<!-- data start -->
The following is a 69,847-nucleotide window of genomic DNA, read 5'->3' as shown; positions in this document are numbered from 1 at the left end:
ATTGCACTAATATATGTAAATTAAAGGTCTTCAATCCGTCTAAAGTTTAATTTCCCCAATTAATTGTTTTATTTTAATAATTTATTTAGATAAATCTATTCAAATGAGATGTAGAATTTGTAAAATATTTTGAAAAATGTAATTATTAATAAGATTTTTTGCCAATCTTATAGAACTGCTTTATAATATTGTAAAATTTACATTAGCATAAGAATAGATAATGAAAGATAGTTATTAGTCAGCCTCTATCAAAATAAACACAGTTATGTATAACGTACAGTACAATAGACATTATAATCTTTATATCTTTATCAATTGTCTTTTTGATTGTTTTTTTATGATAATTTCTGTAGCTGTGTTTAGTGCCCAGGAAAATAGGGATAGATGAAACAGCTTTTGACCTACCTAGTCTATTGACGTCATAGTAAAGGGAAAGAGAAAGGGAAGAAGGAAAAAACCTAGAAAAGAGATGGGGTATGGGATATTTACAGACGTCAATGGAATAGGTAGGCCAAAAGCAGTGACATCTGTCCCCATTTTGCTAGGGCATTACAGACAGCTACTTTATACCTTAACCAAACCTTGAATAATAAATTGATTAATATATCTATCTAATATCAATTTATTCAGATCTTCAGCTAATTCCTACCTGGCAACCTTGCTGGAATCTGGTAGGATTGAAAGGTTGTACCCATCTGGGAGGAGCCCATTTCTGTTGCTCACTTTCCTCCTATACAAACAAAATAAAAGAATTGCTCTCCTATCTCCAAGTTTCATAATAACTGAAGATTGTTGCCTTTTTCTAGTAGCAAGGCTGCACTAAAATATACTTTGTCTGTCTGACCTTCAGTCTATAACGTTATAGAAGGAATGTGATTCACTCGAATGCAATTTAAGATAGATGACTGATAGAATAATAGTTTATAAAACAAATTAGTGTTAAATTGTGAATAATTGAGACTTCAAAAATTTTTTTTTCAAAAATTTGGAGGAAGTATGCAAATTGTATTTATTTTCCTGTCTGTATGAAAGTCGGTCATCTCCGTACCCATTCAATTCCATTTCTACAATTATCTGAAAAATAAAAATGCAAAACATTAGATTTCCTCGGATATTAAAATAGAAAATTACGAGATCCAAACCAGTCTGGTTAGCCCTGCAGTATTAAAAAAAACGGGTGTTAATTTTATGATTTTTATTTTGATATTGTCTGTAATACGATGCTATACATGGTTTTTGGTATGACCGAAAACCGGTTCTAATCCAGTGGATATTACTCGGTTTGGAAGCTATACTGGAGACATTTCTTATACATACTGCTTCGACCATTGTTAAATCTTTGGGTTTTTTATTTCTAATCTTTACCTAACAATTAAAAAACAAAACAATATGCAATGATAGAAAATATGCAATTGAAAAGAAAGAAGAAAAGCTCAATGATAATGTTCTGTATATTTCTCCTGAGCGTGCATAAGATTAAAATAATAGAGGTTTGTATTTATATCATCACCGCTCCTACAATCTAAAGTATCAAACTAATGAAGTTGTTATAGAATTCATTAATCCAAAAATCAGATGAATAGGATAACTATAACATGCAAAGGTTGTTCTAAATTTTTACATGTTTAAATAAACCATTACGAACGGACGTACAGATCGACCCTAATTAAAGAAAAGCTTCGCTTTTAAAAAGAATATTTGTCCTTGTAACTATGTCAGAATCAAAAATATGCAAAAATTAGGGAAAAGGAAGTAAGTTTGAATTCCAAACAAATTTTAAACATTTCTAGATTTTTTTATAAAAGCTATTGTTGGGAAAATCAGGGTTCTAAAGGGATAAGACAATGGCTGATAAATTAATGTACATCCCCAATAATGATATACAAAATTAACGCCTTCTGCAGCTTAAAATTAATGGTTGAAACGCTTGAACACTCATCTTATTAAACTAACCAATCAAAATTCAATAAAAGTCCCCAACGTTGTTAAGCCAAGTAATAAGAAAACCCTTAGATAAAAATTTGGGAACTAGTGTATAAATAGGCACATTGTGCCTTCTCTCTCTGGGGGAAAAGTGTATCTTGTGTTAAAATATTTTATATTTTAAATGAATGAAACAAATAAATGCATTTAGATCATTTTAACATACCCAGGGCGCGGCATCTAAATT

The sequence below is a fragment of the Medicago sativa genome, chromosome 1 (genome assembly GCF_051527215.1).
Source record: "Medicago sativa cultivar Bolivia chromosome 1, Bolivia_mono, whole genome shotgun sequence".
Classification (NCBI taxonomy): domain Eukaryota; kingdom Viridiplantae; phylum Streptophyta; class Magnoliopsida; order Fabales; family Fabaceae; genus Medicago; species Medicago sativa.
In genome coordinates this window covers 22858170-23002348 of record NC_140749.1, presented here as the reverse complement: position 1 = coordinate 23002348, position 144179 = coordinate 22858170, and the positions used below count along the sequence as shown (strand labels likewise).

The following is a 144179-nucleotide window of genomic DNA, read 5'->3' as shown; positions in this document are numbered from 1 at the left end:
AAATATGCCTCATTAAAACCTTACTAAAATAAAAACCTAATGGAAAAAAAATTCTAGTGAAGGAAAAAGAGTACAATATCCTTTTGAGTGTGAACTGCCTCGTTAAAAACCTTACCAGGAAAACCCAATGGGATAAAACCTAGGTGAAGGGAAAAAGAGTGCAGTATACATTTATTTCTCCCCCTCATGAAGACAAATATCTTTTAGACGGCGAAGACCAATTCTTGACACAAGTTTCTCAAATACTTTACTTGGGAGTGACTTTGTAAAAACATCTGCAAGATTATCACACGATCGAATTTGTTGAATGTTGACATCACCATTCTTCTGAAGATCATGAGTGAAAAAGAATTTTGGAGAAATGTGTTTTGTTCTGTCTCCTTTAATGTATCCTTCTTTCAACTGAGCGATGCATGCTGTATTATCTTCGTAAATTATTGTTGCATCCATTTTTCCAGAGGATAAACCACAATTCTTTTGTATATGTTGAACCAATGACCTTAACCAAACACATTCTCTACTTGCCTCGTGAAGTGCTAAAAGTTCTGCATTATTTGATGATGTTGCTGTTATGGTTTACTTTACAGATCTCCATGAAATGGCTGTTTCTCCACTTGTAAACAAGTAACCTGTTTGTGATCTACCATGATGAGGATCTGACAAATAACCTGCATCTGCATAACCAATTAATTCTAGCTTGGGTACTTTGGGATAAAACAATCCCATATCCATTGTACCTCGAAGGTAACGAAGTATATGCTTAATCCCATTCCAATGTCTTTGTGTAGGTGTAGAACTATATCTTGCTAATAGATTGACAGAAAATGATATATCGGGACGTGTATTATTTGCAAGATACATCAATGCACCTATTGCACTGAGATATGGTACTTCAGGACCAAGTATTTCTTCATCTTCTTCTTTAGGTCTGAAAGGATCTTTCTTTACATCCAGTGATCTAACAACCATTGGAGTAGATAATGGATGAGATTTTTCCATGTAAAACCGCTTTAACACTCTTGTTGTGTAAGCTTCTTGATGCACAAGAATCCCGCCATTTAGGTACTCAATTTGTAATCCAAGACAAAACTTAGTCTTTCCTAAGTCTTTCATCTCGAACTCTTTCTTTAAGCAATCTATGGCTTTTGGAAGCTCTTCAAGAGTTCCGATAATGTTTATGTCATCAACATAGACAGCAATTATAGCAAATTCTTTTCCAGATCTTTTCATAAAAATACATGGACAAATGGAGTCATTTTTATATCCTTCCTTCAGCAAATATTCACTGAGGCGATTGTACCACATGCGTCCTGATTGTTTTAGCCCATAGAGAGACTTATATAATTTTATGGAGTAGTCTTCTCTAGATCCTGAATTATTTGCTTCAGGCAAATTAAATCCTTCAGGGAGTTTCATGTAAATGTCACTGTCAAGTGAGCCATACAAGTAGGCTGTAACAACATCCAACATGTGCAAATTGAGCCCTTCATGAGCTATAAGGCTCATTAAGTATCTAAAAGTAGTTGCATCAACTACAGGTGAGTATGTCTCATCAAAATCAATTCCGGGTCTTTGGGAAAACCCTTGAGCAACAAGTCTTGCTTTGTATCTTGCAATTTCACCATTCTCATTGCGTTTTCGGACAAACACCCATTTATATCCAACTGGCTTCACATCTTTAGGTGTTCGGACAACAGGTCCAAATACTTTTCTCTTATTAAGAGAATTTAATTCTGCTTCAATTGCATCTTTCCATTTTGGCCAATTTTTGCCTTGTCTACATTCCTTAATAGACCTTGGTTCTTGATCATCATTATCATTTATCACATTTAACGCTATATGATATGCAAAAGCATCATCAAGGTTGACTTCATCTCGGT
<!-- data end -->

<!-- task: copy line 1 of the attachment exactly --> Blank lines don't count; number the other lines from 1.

The following is a 69,847-nucleotide window of genomic DNA, read 5'->3' as shown; positions in this document are numbered from 1 at the left end: